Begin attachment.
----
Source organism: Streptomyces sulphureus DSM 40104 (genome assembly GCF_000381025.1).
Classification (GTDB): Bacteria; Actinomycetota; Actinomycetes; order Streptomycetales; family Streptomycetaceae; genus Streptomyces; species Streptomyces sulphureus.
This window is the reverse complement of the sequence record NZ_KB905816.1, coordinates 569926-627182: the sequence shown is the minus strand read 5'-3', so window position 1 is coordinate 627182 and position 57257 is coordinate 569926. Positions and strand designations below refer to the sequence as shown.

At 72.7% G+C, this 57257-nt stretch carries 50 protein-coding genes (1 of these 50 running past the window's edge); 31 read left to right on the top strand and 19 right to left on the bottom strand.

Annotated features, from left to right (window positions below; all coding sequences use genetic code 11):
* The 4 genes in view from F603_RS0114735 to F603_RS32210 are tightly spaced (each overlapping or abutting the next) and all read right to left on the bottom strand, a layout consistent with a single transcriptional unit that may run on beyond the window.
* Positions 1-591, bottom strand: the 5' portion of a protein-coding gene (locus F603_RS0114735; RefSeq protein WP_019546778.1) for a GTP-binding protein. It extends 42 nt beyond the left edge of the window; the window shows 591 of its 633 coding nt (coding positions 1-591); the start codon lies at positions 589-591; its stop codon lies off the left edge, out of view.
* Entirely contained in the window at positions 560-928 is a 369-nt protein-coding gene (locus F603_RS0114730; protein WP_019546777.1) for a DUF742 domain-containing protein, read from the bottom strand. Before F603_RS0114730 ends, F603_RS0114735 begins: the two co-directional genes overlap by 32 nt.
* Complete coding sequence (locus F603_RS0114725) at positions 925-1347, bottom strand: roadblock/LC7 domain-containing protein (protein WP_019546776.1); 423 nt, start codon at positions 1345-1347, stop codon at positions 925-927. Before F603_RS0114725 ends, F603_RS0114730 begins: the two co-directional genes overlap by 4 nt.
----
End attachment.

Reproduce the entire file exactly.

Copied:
Source organism: Streptomyces sulphureus DSM 40104 (genome assembly GCF_000381025.1).
Classification (GTDB): Bacteria; Actinomycetota; Actinomycetes; order Streptomycetales; family Streptomycetaceae; genus Streptomyces; species Streptomyces sulphureus.
This window is the reverse complement of the sequence record NZ_KB905816.1, coordinates 569926-627182: the sequence shown is the minus strand read 5'-3', so window position 1 is coordinate 627182 and position 57257 is coordinate 569926. Positions and strand designations below refer to the sequence as shown.

At 72.7% G+C, this 57257-nt stretch carries 50 protein-coding genes (1 of these 50 running past the window's edge); 31 read left to right on the top strand and 19 right to left on the bottom strand.

Annotated features, from left to right (window positions below; all coding sequences use genetic code 11):
* The 4 genes in view from F603_RS0114735 to F603_RS32210 are tightly spaced (each overlapping or abutting the next) and all read right to left on the bottom strand, a layout consistent with a single transcriptional unit that may run on beyond the window.
* Positions 1-591, bottom strand: the 5' portion of a protein-coding gene (locus F603_RS0114735; RefSeq protein WP_019546778.1) for a GTP-binding protein. It extends 42 nt beyond the left edge of the window; the window shows 591 of its 633 coding nt (coding positions 1-591); the start codon lies at positions 589-591; its stop codon lies off the left edge, out of view.
* Entirely contained in the window at positions 560-928 is a 369-nt protein-coding gene (locus F603_RS0114730; protein WP_019546777.1) for a DUF742 domain-containing protein, read from the bottom strand. Before F603_RS0114730 ends, F603_RS0114735 begins: the two co-directional genes overlap by 32 nt.
* Complete coding sequence (locus F603_RS0114725) at positions 925-1347, bottom strand: roadblock/LC7 domain-containing protein (protein WP_019546776.1); 423 nt, start codon at positions 1345-1347, stop codon at positions 925-927. Before F603_RS0114725 ends, F603_RS0114730 begins: the two co-directional genes overlap by 4 nt.